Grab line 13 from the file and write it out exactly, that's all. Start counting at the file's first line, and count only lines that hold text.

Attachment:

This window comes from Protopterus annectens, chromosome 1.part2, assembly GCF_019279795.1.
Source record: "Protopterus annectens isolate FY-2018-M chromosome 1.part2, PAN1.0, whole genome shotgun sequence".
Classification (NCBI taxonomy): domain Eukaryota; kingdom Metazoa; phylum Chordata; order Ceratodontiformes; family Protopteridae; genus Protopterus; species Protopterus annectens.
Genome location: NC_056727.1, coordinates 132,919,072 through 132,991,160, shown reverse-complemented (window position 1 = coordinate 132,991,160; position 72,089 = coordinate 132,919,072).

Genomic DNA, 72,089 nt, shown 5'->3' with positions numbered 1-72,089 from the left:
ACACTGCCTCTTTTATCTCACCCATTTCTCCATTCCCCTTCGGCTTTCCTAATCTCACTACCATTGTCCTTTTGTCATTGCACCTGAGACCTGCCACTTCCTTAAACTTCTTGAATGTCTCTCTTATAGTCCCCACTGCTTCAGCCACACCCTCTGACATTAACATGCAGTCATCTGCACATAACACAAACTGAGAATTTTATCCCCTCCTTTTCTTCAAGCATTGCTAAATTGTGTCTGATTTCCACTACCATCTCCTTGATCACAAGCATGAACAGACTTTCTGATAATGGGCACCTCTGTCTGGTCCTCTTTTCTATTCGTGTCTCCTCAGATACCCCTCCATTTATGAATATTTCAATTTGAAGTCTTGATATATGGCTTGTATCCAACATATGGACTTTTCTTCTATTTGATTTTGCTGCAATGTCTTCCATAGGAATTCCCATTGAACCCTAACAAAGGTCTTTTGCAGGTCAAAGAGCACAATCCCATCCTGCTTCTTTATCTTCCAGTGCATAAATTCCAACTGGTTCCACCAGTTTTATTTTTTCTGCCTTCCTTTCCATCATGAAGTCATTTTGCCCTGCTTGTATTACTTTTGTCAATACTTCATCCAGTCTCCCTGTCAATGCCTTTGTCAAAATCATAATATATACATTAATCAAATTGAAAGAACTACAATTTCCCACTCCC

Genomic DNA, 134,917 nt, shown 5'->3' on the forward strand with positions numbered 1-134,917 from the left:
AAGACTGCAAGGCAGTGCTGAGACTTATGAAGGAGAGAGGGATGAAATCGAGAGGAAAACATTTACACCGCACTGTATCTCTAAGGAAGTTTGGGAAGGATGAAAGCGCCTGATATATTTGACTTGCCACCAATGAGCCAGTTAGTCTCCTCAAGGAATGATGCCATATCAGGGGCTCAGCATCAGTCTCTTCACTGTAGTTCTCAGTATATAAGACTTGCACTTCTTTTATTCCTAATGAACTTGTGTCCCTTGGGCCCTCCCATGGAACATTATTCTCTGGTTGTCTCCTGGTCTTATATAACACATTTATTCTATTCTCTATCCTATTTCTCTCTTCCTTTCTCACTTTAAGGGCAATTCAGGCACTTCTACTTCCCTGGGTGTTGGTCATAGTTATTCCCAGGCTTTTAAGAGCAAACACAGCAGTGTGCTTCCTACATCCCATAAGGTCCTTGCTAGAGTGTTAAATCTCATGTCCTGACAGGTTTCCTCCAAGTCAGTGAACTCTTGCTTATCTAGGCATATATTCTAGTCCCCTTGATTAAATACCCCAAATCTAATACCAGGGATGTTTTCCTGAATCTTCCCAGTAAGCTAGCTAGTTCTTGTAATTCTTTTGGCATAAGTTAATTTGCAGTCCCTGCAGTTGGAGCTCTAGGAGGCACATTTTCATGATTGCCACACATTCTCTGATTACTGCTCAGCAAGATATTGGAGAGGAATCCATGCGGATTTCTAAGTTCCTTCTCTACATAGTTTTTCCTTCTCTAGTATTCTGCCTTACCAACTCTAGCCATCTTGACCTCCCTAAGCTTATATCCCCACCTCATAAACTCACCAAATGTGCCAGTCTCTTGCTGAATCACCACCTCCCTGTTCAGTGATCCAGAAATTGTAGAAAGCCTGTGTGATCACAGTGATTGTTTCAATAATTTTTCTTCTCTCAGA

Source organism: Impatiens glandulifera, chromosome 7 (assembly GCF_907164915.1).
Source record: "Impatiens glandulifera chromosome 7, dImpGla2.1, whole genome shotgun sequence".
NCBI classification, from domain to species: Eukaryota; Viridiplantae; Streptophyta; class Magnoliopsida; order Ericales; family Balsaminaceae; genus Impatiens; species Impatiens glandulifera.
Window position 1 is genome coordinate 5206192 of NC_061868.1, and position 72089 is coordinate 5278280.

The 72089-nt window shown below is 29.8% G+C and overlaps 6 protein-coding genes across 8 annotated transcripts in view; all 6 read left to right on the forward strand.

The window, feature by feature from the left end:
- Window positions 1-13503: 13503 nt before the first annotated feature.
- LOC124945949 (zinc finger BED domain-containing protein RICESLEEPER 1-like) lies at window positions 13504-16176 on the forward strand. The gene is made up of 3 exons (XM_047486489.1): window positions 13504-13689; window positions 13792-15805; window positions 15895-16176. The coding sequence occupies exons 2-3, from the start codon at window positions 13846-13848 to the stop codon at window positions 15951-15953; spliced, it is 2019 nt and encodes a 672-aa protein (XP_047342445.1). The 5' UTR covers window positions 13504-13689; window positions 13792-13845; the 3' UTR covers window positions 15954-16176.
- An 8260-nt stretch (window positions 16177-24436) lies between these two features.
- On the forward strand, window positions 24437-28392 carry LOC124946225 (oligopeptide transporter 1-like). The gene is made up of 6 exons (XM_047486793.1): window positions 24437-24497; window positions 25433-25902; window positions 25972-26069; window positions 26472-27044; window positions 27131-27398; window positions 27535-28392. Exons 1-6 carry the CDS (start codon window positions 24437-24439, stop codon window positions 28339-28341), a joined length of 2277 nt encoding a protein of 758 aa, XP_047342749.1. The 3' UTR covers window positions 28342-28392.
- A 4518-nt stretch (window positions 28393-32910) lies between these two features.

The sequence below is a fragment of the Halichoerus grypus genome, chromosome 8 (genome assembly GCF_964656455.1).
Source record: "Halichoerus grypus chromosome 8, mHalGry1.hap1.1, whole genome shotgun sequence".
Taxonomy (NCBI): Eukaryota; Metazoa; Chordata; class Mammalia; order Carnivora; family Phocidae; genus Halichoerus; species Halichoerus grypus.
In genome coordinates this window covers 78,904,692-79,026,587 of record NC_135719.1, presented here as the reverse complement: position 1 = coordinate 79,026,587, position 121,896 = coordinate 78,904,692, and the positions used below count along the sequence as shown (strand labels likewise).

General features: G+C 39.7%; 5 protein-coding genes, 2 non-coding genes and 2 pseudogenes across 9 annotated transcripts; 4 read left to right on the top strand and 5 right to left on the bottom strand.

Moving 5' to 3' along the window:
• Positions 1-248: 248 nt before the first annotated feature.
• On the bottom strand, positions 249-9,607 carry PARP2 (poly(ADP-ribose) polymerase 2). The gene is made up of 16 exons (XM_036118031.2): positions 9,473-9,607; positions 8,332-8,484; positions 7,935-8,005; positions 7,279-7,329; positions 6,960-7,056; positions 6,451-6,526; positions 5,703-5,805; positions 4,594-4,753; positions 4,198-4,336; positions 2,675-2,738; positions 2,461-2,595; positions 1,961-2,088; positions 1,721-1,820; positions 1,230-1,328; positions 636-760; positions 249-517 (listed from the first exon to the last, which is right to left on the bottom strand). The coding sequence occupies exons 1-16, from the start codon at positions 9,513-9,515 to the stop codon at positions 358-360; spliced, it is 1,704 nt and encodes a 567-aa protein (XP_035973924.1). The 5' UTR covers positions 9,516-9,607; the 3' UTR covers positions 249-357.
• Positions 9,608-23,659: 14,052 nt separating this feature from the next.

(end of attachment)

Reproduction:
The 72089-nt window shown below is 29.8% G+C and overlaps 6 protein-coding genes across 8 annotated transcripts in view; all 6 read left to right on the forward strand.